Main image of article Getting What You Need From Your Boss
Does your boss know what you need to do your best work? If you sometimes feel hampered by competing priorities, unclear direction or scope creep, it might be time to have the “Here’s what I need from you” discussion with your manager. After all, your boss doesn’t know the best way to manage you or support your work – unless you tell them. And most tech managers are so busy, they may not have time to ask. What are the keys to having an effective conversation that doesn’t offend? Have a look.

Gauge Your Manager's Receptivity

Before you go charging into your boss’s office, make sure it’s safe to have a conversation, noted John Baldoni, an executive coach and leadership educator. Some managers aren’t open to feedback, and since bosses don’t come with an instruction manual, you have to figure out what works for them, added Deborah Grayson Riegel, director of learning for The Boda Group. Test the waters by indicating that you have a few ideas about your work or the company as a whole, and asking your manager about best times (and ways) to share them. For instance, some bosses may prefer to hear your ideas over lunch or coffee, while busy tech managers may prefer to read your ideas in an email. If your boss prefers email, Riegel suggests sending a message like this: “As you have suggested to me, I am emailing you a few questions about our current priorities and some possible trade-offs. Having clear direction will help me focus my efforts, since I know the importance of meeting our sprint goals on a project as time sensitive as this one.”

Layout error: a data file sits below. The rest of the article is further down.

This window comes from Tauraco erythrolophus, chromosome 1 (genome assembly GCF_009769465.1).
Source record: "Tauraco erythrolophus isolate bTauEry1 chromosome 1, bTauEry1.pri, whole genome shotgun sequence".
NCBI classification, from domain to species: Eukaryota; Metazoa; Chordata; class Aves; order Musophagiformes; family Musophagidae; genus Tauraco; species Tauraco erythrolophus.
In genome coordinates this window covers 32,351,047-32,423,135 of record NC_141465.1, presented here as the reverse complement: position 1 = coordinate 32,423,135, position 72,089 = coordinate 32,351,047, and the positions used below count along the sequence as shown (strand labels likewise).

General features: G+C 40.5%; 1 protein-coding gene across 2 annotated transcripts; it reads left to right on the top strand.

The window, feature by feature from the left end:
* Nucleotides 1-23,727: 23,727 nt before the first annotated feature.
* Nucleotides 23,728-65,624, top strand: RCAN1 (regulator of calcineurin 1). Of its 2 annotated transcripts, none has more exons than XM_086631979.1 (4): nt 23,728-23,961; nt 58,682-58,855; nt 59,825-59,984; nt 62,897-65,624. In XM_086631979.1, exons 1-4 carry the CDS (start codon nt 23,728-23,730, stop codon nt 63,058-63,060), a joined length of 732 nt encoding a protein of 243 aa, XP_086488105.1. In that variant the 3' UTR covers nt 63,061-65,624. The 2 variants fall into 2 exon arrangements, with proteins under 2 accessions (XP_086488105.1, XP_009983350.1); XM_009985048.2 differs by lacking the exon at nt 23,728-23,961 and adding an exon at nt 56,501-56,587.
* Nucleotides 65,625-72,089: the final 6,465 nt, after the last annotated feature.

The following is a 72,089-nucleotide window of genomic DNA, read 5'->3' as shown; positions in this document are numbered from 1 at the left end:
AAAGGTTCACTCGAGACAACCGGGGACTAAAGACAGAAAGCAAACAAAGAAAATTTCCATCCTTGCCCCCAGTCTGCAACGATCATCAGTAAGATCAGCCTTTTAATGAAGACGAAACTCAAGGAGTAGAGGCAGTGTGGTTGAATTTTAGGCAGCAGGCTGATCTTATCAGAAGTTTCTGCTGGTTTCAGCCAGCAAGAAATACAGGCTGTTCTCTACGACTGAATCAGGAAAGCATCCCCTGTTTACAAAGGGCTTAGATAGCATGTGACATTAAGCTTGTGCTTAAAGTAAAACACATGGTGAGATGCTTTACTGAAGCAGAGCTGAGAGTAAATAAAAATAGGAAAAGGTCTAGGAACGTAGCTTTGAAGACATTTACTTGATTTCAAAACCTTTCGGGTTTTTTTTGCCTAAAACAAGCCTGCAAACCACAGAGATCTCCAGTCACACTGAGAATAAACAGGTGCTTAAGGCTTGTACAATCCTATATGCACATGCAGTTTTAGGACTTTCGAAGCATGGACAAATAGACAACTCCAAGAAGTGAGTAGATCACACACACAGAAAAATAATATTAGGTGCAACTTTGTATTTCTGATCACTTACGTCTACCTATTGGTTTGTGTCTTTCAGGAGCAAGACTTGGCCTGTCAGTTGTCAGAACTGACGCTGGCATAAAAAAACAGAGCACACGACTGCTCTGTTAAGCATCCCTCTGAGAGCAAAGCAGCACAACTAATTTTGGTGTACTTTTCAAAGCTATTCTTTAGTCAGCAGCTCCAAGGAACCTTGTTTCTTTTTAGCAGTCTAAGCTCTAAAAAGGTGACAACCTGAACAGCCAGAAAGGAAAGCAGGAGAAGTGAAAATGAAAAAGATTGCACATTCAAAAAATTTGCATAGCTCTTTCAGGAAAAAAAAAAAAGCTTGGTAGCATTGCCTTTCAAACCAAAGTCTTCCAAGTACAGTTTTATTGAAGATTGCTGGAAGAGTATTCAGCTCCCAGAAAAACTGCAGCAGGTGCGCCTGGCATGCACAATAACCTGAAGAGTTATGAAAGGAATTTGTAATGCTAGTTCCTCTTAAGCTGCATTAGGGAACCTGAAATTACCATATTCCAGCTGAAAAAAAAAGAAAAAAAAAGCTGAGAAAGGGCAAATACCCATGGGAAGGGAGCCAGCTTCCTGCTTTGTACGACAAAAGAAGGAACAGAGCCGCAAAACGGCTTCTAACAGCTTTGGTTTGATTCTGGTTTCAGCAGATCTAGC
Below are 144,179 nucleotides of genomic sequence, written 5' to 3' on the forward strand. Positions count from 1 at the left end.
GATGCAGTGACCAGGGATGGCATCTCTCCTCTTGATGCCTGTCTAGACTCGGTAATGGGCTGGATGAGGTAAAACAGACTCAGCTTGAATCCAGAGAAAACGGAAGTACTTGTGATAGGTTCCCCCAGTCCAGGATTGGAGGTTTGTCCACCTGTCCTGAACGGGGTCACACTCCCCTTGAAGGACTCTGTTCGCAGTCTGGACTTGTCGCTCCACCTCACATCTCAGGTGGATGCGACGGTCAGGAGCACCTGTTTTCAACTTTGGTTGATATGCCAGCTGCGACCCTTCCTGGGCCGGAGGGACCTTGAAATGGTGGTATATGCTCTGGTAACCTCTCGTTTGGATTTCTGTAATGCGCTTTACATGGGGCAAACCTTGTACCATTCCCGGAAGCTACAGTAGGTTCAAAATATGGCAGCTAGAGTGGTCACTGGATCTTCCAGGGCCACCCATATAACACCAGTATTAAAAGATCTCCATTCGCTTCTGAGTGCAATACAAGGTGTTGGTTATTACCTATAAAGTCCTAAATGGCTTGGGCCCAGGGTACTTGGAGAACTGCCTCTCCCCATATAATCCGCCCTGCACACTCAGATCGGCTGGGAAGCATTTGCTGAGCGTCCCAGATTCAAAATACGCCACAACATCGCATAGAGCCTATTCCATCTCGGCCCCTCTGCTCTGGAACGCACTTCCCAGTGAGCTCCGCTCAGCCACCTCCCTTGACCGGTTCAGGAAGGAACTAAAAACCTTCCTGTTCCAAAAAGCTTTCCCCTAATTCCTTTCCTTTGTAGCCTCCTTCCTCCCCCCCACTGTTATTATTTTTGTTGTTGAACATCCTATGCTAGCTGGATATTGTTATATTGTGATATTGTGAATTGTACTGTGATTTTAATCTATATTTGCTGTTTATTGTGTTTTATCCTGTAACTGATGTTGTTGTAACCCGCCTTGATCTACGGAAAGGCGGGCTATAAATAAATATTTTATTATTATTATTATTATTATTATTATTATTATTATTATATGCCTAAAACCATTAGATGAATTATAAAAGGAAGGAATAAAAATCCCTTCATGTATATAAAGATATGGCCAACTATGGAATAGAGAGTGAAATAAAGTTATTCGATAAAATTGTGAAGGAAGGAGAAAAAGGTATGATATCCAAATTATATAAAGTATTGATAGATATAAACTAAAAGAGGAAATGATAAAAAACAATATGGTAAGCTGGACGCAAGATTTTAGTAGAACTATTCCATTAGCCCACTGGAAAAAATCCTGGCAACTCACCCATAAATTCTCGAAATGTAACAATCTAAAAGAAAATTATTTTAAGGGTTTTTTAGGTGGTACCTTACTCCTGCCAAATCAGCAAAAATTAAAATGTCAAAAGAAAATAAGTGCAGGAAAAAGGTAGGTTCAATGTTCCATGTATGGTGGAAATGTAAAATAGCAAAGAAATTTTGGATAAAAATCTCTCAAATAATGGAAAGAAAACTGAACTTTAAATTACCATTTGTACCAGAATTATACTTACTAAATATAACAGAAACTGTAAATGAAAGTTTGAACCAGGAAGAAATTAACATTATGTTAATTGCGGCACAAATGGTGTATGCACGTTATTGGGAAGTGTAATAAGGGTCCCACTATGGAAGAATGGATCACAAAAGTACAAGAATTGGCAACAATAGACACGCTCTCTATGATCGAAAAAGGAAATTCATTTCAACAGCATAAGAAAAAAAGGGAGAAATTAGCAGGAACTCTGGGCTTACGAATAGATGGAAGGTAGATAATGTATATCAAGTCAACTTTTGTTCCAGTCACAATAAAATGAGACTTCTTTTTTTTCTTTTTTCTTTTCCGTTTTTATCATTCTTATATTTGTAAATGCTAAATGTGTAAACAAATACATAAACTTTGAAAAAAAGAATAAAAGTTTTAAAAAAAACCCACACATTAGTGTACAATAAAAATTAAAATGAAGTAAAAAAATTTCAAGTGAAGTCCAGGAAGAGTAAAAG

Make It About You, Not Them

Set the tone for a productive conversation with your boss and avoid a defensive response by taking full responsibility for what you need to be successful. Knowing specifically how you work best is one of the secrets to being a top performer. Tying your request to the achievement of project goals or the department’s overall strategy provides a framework to help keep your conversation on track. Here’s an example of a conversation starter: “I’m the type of person who feels empowered when I understand the priorities. Can we take a minute to review the dashboard?” Don’t criticize your boss or lay the blame on them for failing to recognize your needs; simply explain the situation you’re facing and what you need from them to perform at a high level – whether that’s clarification, additional resources, support, or the opportunity to tackle new technologies, noted Frank Lio. Lio has been on both the giving and receiving end of similar conversations as global product support lead for ITW Instron. “Focus on the issue, not personalities,” he said. For instance, don’t call a stakeholder a “roadblock.” If feature creep is an issue, or your boss's boss is giving you conflicting direction, ask how “we” can deal with the situation. Better still, offer some possible solutions and explain how the various options may impact requirements and deadlines. That way, your boss will see you as a doer, not a complainer or whiner. Even if you’re dealing with multiple issues, tackle no more than one or two at a time. Take notes and send your boss a thank-you email confirming your commitments. Don’t get discouraged: getting your boss to change may take time. Just be sure to notice and acknowledge their efforts, especially if they go out of their way to meet your needs. If they're unresponsive to your requests, try asking a trusted advisor or mentor for advice, or pose this question suggested by Riegel: “How do I get your attention about something that’s important to me if other methods haven’t worked?” “At some point, it’s a good idea to have the 'feedback about giving feedback' conversation,” she added. “Ask your boss if he’s comfortable with the way you’re giving him feedback.” Since communication is a two-way process, soliciting feedback from your boss can open the door to more transparency and frequent conversations.